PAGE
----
Climate change and the transition to the low carbon economy are creating risks and opportunities for businesses. Investors want to understand these risks and opportunities to inform their investment decisions. This need for greater transparency is illustrated by recommendations made by the Task Force on Climate-related Financial Disclosures under the Financial Stability Board, which continues a drive by the investment community for greater transparency:
- Three out of four investors use climate-related risks and opportunities to underpin financial decisions (CDP Climate Change Report 2016, CEE Edition).
- Some of the biggest index providers in the world, including S&P and STOXX, have created low carbon indices to help investors direct their portfolios towards sustainable companies (CDP Climate Change Report 2016, CEE Edition).
- CDP collects climate performance information annually from listed companies. It recently started also asking questions addressing climate-related risks and opportunities.
- European Union (EU) directive 2014/95 requires larger publicly listed companies to report on non-financial information like environmental and social issues starting in reporting year 2017.
Climate-related risks are related to physical risks and transition risks like policy & legal actions, technology shifts, and changing markets. Companies that thrive will communicate how these risks will affect their direct business operations and supply chain. They will also develop strategies to capitalize on opportunities. Consider the different types of risks and the potential financial impacts and benefits for companies:
- Policy & legal: The Paris Agreement provided the international political signal that the global economy needs to transform towards a low carbon economy. It is likely that policy measures will be implemented to accelerate the transition. Carbon pricing will increase production costs that can be passed along the supply chain, leading to higher prices and eventually changing consumer demand. Energy and emissions-intensive industries must consider the potential impacts of carbon pricing on business revenue. Product policies like the EU Energy Label and the US ENERGY STAR require products to achieve a better environmental performance. Such policies help level the playing field for low carbon products, like energy efficient dishwashers and computers, which can be used by companies to differentiate their performance and products.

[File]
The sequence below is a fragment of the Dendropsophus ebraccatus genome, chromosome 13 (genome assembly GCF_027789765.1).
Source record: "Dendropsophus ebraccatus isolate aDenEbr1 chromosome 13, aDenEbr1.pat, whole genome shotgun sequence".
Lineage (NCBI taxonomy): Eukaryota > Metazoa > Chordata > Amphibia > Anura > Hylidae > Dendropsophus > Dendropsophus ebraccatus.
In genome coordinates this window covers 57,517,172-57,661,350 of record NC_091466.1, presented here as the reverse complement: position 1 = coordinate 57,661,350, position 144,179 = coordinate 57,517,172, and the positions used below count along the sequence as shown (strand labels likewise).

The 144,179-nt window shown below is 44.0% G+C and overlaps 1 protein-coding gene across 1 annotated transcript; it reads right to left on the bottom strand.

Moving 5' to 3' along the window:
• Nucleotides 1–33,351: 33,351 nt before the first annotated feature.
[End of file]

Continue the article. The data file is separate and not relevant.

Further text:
- Technology: There is growth potential for low carbon technologies like solar cells, insulation, EVs, low carbon materials, plant-based alternatives for animal-based food products, smart digital solutions, and so on. This could mean risk or opportunity for your product portfolio. Companies active in producing such technologies can differentiate themselves by showing investors this growth potential. They can also start searching for solutions or diversify their product portfolio to mitigate risks and capture opportunities. A car company can diversify its product portfolio by including EVs and energy utilities can diversify their energy mix by introducing renewable energy.
- Markets: The changing energy generating mix and shifting demands for raw materials will mean changes to operating costs throughout a company’s value chain. Circular products and business models will be beneficial and digital solutions will gain market share. Consumer demand for certain products may change depending on the physical environment and/or an awareness of the effects of products on climate change.
Physical risks: Extreme weather events can lead to higher capital costs due to supply chain disruption. Changed precipitation and droughts can affect the cultivation of agricultural products and production of food and beverages. Products that enable companies to adapt to climate change effects could experience an increase in demand. The chemical industry, for example, sells products that help consumers to adapt to a changing climate.
Source: Navigant Consulting, Inc.
Each climate-related risk brings opportunity. Whether opportunities can be materialized depends on awareness of risks and opportunities, the type of business, the ability of the organization to change its governance system, and the moment of acting. It is therefore beneficial to start with assessing and monitoring the risks and opportunities of your company and its product portfolio using accurate metrics. This enables you to anticipate changes and inform investors about your company’s growth potential.
Written by Annemarie Kerkhof of Ecofys